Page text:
Monday, February 13, 2012

Mark Rutherford For LNC Chair!

I am very excited about Mark Rutherford's announcement that he is seeking the Chair of the Libertarian National Committee. Mark is currently the Vice Chair of the LNC, and was Chair of the Libertarian Party of Indiana for seven years. Link to Rutherford's LNC Chair website.

I lived in Ohio until 2002, and wasn't terribly involved with the Libertarian Party there. They lacked ballot access, so they had very few candidates, and the leadership there was not very focused on getting the ballot access, ensuring that they were more of a supper club than a real political party.

The contrast in Indiana was significant. With Rutherford as Chair, the LPIN ran candidates at every level, across the state in 2002. It employed an Executive Director (Brad Klopfenstein) who carried out a range of tasks, from recruiting and assisting candidates to lobbying at the Statehouse. Indianapolis hosted the LP's national convention, landed here by Rutherford, Klopfenstein, and the leadership of the LPIN's Central Committee. I was very impressed, and when I moved here, I got very involved very quickly, assisting Andy Horning's campaign for US House the week I arrived. Rebecca Sink-Burris ran for Secretary of State in 2002, securing continued ballot access. I did the same in 2006.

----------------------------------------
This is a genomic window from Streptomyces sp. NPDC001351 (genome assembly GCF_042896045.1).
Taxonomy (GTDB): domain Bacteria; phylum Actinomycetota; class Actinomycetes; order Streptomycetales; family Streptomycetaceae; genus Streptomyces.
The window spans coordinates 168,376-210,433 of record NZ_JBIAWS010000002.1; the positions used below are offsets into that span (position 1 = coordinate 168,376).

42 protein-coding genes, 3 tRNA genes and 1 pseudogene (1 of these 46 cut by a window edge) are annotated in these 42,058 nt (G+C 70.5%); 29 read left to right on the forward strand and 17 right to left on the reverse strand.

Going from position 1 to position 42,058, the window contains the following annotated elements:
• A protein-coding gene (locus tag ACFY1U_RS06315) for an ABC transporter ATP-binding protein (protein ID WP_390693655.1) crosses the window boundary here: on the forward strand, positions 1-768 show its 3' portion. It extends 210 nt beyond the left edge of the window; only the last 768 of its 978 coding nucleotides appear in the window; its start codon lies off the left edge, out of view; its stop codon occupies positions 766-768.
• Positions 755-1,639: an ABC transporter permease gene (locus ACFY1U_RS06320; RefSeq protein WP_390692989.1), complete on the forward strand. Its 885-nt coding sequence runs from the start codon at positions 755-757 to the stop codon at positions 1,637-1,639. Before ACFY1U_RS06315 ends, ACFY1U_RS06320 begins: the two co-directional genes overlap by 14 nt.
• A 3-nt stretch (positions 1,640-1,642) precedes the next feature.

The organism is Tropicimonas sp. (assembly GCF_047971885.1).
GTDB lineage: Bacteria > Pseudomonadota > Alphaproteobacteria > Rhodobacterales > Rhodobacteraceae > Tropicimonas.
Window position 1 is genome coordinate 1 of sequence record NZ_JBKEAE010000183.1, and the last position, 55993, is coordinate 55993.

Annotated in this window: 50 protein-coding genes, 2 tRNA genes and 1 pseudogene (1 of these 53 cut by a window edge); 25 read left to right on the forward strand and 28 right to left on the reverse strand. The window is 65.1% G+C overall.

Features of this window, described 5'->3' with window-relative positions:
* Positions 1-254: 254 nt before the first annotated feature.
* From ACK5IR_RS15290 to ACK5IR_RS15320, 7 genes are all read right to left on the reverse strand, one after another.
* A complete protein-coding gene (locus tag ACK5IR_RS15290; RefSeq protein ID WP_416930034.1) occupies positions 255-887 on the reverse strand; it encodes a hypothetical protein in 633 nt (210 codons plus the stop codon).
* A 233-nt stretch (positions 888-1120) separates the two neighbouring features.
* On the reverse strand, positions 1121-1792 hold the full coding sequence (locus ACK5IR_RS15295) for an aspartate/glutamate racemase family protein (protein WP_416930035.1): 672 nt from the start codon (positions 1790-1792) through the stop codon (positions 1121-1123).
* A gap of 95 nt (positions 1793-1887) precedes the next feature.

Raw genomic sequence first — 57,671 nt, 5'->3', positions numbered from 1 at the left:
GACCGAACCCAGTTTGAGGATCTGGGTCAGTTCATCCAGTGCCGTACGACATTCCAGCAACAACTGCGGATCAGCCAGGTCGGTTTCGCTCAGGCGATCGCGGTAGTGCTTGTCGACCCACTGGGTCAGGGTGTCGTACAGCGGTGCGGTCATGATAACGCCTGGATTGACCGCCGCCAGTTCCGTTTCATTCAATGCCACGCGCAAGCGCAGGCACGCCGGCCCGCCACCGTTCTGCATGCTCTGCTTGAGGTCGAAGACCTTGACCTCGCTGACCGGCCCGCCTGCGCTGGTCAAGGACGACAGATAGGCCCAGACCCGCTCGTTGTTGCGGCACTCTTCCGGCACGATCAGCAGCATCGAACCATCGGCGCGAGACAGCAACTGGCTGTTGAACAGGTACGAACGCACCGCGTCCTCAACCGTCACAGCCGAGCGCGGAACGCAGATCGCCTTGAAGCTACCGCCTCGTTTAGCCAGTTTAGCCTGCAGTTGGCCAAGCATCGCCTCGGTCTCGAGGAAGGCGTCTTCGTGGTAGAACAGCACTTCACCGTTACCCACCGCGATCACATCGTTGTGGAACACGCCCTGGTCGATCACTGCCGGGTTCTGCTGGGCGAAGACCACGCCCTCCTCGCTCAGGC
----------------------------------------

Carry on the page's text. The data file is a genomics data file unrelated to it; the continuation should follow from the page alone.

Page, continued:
So, I am very excited. I have no doubt that Rutherford can do on a national level for the Libertarian Party what he did here on the state level. That means, I would expect direction towards vastly improved professionalism and standards, and more effective branding of the party.

I am looking forward to this year's national convention in Las Vegas, where I will be proud to cast a vote for Mark Rutherford for LNC Chair.


patriot paul said...

I'd like to hear an emphasis on actully 'winning' and 'how to' win. Though I'm not a libertarian party member (nor would I pay a required $25.00 to join to get my LP card membership), I'm all for hearing viewpoints in a contest. The question before the LP is whether they really want to win or just fill a spot & be an influence to steer the other parties. I'm not really hearing recent candidates give it their all.In fact just the opposite.